Handwritten Chinese Numbers: Alternative Arabic Numerals

I mentioned before in my post “Chinese Numbers: Where 4 Meets 6” that I’d have a longer post on this topic. This is it (although not quite as long as I was hoping). Again, I don’t mean the Chinese character numbers (、etc.); I’m talking about the numbers we call Arabic numerals. In China, they can occasionally be written pretty differently from what foreigners are used to, and present serious potential for confusion and misunderstandings.

4 and 6

This is the issue I mentioned before, and illustrated with this image:

6-4

I actually had a hard time finding really good examples of this “in the wild,” but here’s a fairly representative example:

figures

Here are some more “normal” 4s:

IMG_1346

9

This one is the easiest to document, and by far the least recognizable to Westerners, in my opinion. How do you even describe it? Kind of like a cross between a “P” and a “q”? Spot the 9s!

IMG_1289

IMG_1293

IMG_1422

This last one is interesting:

IMG_1711

You’ll notice the same hand that wrote the wacky 9 also wrote 早餐 as the non-standard 早歺 (that’s a second round simplification character).

5

Sometimes it looks like a backwards Z, and other times it looks like a weird curvy thing with a line through it. In an un-5-like way!

IMG_1294

IMG_1296

One more…

As a bonus, here’s an 8 that looks like a 6:

IMG_1569

Sooo…?

Consider this post a little heads up. If you’re suddenly in a situation in China where you have to be reading numbers, running into these forms can be a little bewildering.

Also, I’ve been trying to collect representative examples for months, and this is all I’ve come up with. (And three of them came from ChinesePod co-host Dilu. Yes, the food-related ones were all me.) If anyone could share additional examples that I’m allowed to post, please email them to me, or link to them in the comments, and I’ll add them here as an update.

Other comments are, of course, also welcome!

13 Comments to “Handwritten Chinese Numbers: Alternative Arabic Numerals

  1. light487 says:

    I’ll have a look through some of my wife’s hand-written stuff… I know I get knots in my stomach while I watch her hand-write in English :)

  2. Katie says:

    So, what are the numbers on the second picture? Is it 46 #74.19% And then 47? And then Act 66? (Or is that Act 44? I still don’t trust my judgment on these.)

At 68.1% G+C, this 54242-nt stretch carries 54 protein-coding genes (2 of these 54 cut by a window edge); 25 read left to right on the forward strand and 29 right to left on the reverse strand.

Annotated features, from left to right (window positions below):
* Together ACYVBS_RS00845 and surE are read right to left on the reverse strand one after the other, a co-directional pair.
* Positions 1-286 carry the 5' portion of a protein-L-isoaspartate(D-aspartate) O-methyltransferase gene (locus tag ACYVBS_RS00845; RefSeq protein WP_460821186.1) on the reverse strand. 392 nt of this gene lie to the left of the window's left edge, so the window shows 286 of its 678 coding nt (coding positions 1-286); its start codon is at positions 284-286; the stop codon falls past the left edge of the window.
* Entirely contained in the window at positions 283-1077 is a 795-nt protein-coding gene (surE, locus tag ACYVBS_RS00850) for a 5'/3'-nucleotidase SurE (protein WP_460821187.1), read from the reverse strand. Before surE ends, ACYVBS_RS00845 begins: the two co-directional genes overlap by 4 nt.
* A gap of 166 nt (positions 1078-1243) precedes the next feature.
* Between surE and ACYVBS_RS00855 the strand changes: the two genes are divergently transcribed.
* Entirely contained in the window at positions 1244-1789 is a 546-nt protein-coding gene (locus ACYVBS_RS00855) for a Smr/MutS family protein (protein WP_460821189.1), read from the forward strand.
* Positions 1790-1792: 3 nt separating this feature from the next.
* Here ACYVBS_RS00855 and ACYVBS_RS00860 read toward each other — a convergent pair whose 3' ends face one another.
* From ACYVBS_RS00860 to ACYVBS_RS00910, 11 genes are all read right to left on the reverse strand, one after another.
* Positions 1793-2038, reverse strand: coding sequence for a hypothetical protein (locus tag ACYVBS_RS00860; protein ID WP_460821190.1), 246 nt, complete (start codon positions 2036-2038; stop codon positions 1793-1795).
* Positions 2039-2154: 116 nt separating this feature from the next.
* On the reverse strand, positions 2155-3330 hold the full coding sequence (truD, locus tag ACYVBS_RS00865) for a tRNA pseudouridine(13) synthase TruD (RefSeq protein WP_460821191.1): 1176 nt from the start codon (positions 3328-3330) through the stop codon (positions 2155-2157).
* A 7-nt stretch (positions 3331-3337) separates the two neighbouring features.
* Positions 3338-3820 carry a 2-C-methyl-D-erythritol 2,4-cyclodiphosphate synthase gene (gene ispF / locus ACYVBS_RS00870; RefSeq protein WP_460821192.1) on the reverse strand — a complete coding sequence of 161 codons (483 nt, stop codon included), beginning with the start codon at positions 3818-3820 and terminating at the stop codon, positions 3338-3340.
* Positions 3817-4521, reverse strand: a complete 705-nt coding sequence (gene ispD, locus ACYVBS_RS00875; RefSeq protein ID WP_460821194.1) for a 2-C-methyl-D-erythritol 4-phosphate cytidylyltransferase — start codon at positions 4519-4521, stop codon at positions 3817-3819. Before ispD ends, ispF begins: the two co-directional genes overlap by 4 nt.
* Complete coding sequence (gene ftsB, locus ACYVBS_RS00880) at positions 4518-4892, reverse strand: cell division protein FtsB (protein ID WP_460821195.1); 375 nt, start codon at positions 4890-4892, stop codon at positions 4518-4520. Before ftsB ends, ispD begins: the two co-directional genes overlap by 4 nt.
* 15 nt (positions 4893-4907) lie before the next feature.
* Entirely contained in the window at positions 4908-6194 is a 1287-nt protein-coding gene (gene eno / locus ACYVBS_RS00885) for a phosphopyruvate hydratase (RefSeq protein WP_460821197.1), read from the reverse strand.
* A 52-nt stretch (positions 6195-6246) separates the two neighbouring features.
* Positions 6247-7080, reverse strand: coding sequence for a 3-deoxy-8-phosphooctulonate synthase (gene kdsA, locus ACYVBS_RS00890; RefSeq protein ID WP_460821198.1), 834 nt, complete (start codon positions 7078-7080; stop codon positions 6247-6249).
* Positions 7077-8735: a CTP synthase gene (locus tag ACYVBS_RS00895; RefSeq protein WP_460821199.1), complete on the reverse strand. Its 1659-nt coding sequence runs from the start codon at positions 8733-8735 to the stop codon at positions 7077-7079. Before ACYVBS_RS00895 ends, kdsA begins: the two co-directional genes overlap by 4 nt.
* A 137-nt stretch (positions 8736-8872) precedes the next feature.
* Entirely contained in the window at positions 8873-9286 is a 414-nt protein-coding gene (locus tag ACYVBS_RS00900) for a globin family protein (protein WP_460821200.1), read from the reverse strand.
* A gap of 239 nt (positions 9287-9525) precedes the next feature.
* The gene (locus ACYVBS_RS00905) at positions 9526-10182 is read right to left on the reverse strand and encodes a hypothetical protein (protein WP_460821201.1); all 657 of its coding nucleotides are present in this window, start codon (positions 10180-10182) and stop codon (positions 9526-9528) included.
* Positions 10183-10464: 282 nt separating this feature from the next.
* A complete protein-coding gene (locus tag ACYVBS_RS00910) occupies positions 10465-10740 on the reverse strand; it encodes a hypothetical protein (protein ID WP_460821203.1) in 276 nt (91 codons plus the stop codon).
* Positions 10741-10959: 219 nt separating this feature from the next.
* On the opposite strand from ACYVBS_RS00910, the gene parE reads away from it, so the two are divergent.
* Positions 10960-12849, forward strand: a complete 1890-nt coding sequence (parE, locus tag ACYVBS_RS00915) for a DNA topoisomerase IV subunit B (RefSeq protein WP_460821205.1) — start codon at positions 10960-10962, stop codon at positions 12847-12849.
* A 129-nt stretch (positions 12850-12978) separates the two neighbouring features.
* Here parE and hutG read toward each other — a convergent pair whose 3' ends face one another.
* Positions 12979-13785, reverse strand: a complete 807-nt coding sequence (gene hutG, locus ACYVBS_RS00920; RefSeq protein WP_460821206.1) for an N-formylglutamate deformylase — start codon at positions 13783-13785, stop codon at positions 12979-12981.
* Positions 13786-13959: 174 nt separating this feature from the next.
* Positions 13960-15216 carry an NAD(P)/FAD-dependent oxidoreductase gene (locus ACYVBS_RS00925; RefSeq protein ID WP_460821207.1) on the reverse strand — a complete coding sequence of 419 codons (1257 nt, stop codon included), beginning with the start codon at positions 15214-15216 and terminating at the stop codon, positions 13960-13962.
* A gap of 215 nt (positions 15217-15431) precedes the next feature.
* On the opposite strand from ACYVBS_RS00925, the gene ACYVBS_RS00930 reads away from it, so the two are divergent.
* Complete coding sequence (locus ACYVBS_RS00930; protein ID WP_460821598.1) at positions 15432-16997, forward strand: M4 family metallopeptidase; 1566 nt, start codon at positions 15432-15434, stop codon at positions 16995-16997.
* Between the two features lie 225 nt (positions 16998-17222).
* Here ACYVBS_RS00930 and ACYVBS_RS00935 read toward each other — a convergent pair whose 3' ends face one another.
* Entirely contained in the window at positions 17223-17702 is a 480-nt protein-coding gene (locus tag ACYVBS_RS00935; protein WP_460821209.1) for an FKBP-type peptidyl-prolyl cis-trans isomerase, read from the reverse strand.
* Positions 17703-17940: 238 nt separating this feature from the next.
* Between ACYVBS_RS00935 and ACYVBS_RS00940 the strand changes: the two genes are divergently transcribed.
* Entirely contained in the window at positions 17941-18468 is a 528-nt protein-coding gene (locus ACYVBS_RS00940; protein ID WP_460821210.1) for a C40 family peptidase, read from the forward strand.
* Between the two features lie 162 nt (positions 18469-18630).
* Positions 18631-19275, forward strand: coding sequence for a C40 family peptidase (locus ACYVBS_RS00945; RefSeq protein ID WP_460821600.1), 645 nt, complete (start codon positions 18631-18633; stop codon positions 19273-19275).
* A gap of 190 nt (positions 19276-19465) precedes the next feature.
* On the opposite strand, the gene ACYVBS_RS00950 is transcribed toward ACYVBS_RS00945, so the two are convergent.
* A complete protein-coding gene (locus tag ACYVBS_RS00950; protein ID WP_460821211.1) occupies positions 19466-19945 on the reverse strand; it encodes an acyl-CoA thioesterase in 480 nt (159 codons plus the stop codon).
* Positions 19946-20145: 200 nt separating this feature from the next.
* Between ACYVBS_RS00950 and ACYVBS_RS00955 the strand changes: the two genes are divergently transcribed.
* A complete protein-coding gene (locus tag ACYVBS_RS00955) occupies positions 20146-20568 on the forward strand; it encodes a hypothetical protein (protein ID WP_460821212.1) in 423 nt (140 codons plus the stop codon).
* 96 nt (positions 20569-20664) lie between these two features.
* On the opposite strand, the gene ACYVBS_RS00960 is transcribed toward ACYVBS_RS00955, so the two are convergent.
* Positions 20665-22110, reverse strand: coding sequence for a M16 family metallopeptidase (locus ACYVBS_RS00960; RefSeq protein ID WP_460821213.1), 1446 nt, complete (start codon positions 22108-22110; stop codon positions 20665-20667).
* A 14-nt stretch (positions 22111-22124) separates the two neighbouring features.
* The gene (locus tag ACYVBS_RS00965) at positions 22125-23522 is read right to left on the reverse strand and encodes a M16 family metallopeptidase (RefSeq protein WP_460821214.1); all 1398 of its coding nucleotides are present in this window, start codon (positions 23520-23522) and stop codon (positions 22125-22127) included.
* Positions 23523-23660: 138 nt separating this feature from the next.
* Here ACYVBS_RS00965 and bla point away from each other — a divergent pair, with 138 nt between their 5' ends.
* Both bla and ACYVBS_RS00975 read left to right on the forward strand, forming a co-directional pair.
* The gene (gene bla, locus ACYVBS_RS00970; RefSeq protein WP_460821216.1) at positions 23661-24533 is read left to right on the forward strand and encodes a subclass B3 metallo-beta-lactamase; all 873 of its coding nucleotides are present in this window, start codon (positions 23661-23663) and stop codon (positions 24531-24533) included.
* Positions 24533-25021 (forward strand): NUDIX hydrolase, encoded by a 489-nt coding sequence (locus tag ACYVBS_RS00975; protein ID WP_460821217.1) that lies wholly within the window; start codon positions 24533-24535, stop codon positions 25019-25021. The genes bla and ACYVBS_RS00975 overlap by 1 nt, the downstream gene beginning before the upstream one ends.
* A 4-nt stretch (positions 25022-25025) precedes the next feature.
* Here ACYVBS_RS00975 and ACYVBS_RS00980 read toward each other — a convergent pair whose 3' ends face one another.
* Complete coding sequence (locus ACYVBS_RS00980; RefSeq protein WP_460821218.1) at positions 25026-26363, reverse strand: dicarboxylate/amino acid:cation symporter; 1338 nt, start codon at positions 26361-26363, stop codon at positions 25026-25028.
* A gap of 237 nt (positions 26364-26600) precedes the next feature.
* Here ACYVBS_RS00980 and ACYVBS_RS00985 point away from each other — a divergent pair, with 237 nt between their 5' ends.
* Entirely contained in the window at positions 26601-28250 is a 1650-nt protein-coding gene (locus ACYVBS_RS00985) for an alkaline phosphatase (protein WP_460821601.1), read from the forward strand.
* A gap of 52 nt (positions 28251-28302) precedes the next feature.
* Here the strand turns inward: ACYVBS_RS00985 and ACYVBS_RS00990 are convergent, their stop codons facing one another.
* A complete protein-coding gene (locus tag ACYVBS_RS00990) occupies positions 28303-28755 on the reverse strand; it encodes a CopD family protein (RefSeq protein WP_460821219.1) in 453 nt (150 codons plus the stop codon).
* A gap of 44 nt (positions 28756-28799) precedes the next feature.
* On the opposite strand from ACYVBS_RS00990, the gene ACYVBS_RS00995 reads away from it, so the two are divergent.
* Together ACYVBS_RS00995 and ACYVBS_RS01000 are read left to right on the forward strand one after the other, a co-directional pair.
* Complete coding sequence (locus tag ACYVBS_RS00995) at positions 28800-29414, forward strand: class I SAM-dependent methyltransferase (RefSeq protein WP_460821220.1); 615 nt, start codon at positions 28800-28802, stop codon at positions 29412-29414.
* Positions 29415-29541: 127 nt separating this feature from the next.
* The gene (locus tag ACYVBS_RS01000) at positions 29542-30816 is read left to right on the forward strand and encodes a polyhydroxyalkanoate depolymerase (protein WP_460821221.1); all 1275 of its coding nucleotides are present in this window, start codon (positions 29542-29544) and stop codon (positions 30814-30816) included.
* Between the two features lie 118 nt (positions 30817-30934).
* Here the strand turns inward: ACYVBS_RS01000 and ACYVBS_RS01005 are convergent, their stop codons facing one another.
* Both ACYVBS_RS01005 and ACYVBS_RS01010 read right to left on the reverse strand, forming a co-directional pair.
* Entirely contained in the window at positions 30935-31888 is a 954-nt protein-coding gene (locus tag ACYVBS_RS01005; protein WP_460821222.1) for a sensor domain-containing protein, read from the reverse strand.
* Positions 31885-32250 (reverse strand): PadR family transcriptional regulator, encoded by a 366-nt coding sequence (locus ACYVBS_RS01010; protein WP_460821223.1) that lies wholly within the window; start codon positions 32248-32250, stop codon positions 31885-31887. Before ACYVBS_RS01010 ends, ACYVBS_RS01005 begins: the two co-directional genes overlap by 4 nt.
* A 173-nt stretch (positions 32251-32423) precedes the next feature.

3. This can be quite a trap that a lot of people not familiar with Chinese handwriting can fall into. At the place where I work, we routinely receive documents written by Chinese people (and individuals from other parts of the world), and it’s always interesting to compare handwriting styles. The odd thing I heard the other day, though, was that my written numbers apparently look like some of those in the pictures above (I guess it’s a side effect from learning Chinese for so long haha).

  4. Bailan says:

    drives me crazy mostly when I’m trying to add money to my balance at those little shops… they have a piece of paper where you write down your number and the amount you want to add. check and DOUBLE check! because they often mistake my 4 & 6′s due to this common problem! to all those people i’ve mistakenly given 50 or 100 free phone credit to, you’re welcome.

  5. Matt says:

    I’m American and I live in China. EVERY TIME I WRITE NUMBERS. PEOPLE ARE CONFUSED. IT ANNOYS ME.

  6. Christine says:

    Great post! My favorite is the way they write 9. It is also very interesting that 1 billion people have identical handwriting for numbers and the latin alphabet. I can recognize Chinese handwriting in a second :-)

  7. Erick says:

    I remember in Nanjing that the cable repair guy left a password number that needed to be decoded by my wife and I. It was definitely a hard one to read!

  8. Ryan says:

    I’m really glad you wrote about this! As a teacher in China I face this all the time, and the students don’t seem to believe that most of their 4s would be mistaken for 6s in the US (and I’m guessing throughout the Western world). Also, I’m tired of writing my phone number (which is full of 6s) on the board and having everyone whisper because they think I got the most unlucky phone number ever. That’s usually when I go into my “when I write 6 you might mistake it for 4″ speech. Actually, being in China has changed the way I write 6 so that now the mistake is made less and less.

  9. nommoc says:

    Yes, this number writing thing is yet another fascinating reality of China/Chinese… how are numbers even written differently?

    My comment though perhaps is a little bit off topic… but related… as it is about one of the pictures above… namely the “Sherpa’s” sticker on the package…

    What am I missing… a company that seems to do business in the mainland featuring “twitter” and “facebook” logos on their company sticker… why?

  10. Dave Brindley says:

    Thank you for posting this on fb today! This afternoon, I have to enter Chinese student cell phone and emails from a welcome BBQ at Penn.

  11. I’ve just outlawed the use of 2′s that look like ≥ and 3′s that look kinda like that, with another down-left stroke. But the only question I have is for the 4. In school, we were taught both the open and closed-top 4′s were acceptable. But what is more internationally recognized?

Leave a Reply

Sinosplice and all material found herein © 2002-2014, John Pasden. All rights reserved.
Sinosplice is happily hosted by WebFaction. Design by Dao By Design